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Veda touch: Bringing back traditional Gurukul system

Published: 02nd October 2012 08:52 AM  |   Last Updated: 02nd October 2012 08:52 AM   |  A+A-

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The gurukul system, prevalent in ancient India, which taught students discipline along with academic study in Vedas, still exists, nourishing young talents in Sanskrit. One such school is Magadi Karanik Vaidika Dharma Pathashala located in Basavanagudi.

 The Pathashala, which is also the shrine of Lord Badrinath, was established in 1930 by Karanik Krishnamurthy Rao. This Pathashala provides free accommodation, food and support to students in attaining academic excellence in Veda and Pourohitya.

 The peculiarity of this school lies in not just training students in the Vedas but also providing them a platform to apply their knowledge practically while performing rituals like marriage, naming ceremonies, house warming ceremonies etc, which is also known as ‘prayoga’.

 Students between age group 8 and 14 years are selected in the Pathashala for five years of rigorous learning. These young enthusiasts mostly come from the outskirts of Bangalore like Chinatamani, Kolar, Haragadde (near Bannergatta), and also from the neighbouring states like Andhra Pradesh and Tamil Nadu.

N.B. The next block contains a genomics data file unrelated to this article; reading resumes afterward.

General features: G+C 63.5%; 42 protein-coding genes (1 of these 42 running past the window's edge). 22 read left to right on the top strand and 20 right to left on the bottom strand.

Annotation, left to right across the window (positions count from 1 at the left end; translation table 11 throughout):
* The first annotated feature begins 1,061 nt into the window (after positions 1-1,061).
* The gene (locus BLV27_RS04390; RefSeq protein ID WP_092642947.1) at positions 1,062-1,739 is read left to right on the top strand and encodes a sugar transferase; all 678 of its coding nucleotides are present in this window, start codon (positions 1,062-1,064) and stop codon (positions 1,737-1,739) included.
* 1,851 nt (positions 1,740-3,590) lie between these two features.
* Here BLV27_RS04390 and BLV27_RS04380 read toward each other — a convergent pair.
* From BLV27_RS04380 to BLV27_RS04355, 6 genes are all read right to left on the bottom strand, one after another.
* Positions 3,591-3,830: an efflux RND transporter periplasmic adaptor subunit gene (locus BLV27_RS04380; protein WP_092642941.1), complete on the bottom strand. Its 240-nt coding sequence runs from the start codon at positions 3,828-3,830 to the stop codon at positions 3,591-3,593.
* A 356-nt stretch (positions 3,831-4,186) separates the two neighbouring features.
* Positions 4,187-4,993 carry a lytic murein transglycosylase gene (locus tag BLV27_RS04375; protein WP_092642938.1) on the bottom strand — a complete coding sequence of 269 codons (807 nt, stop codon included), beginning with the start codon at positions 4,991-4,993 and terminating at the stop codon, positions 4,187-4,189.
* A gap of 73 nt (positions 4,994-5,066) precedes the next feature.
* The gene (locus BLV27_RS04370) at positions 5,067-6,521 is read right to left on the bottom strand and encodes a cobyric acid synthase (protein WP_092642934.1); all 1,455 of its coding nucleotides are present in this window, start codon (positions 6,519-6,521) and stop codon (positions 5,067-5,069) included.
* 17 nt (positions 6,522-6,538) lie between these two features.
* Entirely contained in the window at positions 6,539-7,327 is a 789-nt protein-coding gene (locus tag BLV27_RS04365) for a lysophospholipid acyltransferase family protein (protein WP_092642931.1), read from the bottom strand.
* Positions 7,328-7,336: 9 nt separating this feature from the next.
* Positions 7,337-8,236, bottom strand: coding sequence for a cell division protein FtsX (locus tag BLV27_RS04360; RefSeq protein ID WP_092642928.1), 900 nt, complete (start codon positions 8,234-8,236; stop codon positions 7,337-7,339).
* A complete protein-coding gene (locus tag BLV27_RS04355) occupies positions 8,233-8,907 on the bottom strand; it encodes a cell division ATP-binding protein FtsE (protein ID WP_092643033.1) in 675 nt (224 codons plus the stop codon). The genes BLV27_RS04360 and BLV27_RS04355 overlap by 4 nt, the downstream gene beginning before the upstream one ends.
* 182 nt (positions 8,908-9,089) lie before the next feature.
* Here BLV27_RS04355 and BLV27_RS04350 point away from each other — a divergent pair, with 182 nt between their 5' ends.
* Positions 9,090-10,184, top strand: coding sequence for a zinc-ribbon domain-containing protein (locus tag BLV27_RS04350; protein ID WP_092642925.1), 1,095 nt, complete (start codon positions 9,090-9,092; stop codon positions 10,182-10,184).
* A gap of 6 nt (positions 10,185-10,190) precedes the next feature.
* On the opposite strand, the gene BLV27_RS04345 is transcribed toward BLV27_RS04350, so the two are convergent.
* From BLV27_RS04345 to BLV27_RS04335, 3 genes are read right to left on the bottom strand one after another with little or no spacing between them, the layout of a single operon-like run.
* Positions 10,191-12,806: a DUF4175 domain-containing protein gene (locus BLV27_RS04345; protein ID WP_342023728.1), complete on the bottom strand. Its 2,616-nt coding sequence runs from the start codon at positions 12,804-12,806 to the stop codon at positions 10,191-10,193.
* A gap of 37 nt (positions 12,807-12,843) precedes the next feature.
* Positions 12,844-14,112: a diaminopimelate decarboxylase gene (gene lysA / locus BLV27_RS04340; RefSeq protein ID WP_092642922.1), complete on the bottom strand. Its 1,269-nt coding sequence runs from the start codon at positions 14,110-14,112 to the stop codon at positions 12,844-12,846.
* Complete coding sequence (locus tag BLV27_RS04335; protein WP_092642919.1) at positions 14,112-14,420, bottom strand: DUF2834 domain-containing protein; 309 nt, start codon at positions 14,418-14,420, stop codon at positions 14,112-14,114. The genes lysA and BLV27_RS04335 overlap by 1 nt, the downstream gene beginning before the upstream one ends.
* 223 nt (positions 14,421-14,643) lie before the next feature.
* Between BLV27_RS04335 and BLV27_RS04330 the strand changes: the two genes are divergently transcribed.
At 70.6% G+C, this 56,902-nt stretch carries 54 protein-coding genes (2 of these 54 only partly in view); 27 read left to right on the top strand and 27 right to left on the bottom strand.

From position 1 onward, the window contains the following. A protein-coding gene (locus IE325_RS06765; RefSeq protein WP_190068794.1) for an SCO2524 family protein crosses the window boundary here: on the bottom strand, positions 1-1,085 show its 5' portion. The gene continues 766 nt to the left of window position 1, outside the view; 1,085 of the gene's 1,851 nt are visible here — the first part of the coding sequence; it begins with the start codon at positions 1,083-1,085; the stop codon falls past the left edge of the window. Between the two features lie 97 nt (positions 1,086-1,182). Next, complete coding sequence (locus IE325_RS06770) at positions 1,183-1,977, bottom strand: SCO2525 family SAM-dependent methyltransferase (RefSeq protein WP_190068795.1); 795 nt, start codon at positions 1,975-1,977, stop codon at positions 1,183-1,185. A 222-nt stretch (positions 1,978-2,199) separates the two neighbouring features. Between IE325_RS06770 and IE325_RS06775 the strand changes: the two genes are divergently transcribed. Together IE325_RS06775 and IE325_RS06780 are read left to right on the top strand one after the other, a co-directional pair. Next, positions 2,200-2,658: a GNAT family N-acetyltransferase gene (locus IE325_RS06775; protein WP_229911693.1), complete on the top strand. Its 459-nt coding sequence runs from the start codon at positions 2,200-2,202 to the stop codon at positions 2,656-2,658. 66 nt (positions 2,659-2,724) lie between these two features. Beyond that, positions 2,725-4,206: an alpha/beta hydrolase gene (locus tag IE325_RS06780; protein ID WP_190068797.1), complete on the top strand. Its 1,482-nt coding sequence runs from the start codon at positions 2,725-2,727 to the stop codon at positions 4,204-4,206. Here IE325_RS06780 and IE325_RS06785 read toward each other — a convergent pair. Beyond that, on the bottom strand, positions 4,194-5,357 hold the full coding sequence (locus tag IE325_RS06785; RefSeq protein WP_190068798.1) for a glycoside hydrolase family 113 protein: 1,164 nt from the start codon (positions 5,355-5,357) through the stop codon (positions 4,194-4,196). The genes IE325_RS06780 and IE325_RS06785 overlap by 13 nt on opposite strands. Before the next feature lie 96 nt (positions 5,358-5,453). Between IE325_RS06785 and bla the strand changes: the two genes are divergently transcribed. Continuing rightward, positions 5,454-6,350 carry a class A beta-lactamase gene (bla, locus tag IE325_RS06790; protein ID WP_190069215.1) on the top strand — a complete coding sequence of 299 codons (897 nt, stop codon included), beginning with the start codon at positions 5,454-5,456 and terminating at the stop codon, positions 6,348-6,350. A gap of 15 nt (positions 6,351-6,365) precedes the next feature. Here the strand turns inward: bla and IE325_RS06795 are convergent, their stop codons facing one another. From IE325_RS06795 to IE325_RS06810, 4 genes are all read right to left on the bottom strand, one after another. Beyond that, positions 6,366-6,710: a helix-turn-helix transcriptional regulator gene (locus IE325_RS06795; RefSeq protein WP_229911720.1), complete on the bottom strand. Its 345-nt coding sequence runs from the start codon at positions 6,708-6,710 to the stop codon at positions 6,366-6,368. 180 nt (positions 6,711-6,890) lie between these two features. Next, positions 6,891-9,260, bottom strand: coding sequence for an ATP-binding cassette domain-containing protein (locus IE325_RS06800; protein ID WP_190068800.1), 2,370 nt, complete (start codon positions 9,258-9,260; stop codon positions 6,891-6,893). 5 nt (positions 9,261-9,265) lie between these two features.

In an interaction with City Express, E C V Sagar, secretary of the Pathashala said: “Over 10 students are selected every year. But some students fail to grasp the in-depth knowledge of the subjects taught. At the end of five years, over three to five students emerge as professionals in the field.”

The Pathashala offers a set syllabus for students. Students can take up their learning either in Rig Veda or Yajur Veda. When asked about the career opportunities, M V Narayana Rao, the president of the organisation said: “There are over 75 temples in the USA and there is a great demand for priests. Every year, one or two students from here go to the USA to pursue their career.”

The Pathashala was also recognised by the Mantralayam temple for its contribution to the society. It rewarded them Sushmendra Theertha award and a cash prize of Rs 25,000. Many students who have passed out from this school have come back to the Pathashala to train juniors. Many even have pursued MA in Sanskrit.

 Speaking about his passion for the Sanskrit hymns, H V Sai Sumanth, a 17-yearold student said: “My uncle and brothers studied in this school and I also aimed to study here. Interest and the desire to explore more about the subject drove me here.”

“Initially, in the first and second year, I missed home. But the constant cooperation, support and encouragement from our teachers and friends made me feel comfortable,” said A Raghavendra, another student.



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